Helpful to employers

Gavel to Gavel

published in The Journal Record | September 11, 2014

By Courtney Bru

The Oklahoma Legislature has again amended the Oklahoma Employment Security Act, which governs unemployment benefits. The act has been amended several times over recent years in several significant respects.

One recent employer-friendly amendment was the definition of misconduct. Prior to Nov. 1, 2013, the act did not define misconduct. Instead, the Oklahoma Employment Security Commission relied upon a vague standard established by Oklahoma courts. The standard often left employers uncertain whether an employee had engaged in misconduct. It made it extremely difficult for employers to disqualify a claimant, even one who clearly or repeatedly failed to follow workplace rules.

Since Nov. 1, 2013, the amended act has defined misconduct to include specifically identified acts or omissions. The list of examples provided is not exclusive, and other similar behavior can qualify as misconduct.

Beginning on Nov. 1, the act will continue to define specific behaviors as misconduct, including any material or substantial breach of the employee’s job duties or responsibilities or obligations, unapproved or excessive absenteeism or tardiness, dishonesty, wrongdoing, violation of a law or violation of a workplace policy or rule enacted to ensure orderly and proper job performance or for the safety of self or others.

However, unlike the current version of the act, this revised list will be exclusive.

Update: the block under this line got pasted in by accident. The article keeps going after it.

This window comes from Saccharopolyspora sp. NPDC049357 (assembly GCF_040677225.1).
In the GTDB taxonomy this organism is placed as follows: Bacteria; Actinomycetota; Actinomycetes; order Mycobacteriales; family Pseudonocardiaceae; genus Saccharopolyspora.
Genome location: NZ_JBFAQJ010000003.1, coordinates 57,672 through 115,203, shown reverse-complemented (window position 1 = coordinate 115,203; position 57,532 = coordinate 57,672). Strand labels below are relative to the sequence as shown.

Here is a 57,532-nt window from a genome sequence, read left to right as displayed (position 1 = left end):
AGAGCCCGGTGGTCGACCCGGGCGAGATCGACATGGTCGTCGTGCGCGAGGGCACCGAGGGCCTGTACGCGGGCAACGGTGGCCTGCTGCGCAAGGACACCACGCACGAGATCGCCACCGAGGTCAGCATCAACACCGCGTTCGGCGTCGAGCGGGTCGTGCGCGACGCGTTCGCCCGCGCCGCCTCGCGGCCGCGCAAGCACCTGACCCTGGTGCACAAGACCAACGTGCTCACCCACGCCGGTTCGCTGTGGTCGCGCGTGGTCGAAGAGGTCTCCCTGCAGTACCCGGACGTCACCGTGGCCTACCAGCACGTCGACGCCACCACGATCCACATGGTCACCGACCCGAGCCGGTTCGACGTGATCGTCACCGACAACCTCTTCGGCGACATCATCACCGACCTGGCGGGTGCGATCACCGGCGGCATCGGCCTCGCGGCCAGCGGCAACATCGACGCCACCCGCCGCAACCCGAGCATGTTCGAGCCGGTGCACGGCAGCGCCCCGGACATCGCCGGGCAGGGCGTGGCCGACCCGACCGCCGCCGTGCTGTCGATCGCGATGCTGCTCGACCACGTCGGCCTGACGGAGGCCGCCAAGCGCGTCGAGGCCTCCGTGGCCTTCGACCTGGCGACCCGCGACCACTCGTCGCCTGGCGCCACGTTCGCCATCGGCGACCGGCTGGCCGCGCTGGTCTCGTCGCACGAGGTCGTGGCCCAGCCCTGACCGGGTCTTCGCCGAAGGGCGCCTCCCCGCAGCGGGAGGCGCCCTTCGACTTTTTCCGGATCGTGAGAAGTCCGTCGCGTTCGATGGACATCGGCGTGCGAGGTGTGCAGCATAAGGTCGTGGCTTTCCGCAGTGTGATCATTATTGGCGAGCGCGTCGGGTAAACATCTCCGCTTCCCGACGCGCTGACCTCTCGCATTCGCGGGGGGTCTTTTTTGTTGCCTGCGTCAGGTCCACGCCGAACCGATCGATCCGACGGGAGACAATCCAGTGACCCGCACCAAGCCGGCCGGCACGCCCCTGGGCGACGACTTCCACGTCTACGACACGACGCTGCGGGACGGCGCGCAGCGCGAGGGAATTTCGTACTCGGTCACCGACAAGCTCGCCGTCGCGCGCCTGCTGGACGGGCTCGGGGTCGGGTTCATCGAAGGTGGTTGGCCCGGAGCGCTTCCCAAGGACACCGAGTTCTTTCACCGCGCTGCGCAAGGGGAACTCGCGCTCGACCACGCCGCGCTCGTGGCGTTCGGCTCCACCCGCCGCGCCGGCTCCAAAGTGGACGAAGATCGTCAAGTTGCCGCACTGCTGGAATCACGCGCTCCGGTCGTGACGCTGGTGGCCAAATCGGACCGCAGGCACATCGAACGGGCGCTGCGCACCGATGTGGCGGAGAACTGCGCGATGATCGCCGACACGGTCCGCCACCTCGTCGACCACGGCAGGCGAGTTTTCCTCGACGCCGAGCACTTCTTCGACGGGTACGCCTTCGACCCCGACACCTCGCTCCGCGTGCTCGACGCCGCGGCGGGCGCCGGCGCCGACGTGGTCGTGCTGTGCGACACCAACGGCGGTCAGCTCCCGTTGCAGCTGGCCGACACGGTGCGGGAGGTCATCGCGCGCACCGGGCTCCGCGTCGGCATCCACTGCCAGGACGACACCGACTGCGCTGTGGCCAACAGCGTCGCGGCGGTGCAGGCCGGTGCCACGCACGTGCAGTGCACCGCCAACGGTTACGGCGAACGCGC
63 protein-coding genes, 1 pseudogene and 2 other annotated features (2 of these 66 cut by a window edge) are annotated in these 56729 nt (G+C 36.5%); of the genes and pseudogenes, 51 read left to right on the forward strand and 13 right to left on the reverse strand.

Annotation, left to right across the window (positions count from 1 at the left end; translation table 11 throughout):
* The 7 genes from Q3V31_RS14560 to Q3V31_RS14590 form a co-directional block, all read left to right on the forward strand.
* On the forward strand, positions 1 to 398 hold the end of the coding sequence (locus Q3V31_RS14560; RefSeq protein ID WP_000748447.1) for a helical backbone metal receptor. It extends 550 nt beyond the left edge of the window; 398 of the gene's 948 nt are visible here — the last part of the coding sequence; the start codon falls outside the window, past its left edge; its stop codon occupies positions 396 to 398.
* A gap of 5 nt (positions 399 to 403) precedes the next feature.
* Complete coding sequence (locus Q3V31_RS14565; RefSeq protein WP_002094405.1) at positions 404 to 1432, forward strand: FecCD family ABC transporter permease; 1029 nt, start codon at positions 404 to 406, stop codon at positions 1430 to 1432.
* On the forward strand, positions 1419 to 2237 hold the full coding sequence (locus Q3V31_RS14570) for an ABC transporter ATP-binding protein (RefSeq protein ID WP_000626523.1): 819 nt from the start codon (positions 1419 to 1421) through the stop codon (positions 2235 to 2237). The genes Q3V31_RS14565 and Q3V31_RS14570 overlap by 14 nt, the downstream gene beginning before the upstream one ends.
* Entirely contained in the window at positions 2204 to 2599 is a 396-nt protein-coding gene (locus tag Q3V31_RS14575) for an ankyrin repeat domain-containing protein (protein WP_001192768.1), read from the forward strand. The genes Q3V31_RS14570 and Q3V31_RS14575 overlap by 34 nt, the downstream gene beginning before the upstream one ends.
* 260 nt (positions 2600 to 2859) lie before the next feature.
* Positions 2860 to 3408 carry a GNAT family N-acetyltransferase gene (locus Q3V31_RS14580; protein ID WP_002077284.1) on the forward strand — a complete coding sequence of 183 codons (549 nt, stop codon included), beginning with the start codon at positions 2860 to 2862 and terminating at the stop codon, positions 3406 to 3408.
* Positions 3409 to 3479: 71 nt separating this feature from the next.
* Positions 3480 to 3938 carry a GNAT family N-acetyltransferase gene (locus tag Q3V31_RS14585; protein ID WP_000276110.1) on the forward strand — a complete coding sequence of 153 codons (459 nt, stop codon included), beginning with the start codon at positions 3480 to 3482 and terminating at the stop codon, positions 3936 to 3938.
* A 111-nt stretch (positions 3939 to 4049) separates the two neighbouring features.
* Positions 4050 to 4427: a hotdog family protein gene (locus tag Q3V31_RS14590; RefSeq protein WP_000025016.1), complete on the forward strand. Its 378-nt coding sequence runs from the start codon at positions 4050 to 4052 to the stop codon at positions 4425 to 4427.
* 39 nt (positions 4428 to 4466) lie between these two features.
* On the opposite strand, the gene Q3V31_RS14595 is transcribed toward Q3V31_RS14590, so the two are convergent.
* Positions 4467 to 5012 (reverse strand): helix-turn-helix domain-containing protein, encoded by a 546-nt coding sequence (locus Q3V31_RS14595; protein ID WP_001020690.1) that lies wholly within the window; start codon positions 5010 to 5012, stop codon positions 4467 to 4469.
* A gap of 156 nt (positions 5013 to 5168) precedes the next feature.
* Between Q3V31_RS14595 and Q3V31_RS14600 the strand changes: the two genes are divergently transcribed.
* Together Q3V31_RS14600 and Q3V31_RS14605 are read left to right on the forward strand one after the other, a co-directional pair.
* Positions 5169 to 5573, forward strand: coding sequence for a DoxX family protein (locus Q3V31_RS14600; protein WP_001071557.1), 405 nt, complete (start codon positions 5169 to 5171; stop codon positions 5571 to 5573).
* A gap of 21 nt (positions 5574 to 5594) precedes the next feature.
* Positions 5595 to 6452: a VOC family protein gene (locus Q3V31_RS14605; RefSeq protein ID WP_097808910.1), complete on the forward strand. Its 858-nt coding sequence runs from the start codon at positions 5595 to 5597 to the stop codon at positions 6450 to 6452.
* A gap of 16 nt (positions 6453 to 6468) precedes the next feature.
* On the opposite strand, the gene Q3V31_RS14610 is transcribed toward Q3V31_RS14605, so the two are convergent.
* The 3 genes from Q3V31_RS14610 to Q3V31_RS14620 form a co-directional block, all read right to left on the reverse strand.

While this may restrict employers in their ability to allege and prove misconduct, the amended act will also include a new provision providing that: “Any misconduct violation … shall not require a prior warning from the employer. As long as the employee knew, or should have reasonably known, that a rule or policy of the employer was violated, the employee shall not be eligible for benefits.”

The OESC has a long-standing practice of making an employer prove it warned an employee that she could lose her job for specific behavior before it will disqualify that employee on the basis of misconduct. This new provision should eliminate this practice.

Two additional amendments will become effective on Nov. 1, both of which should prove helpful to employers. First, the OESC will now allow untimely objections to claims for unemployment benefits for good cause shown. Second, the OESC will reconsider benefit determinations where an employee receives reimbursed pay or back pay under circumstances that would reduce the amount of benefits drawn.

This article appeared in the September 11, 2014, issue of The Journal Record. It is reproduced with permission from the publisher. © The Journal Record Publishing Co.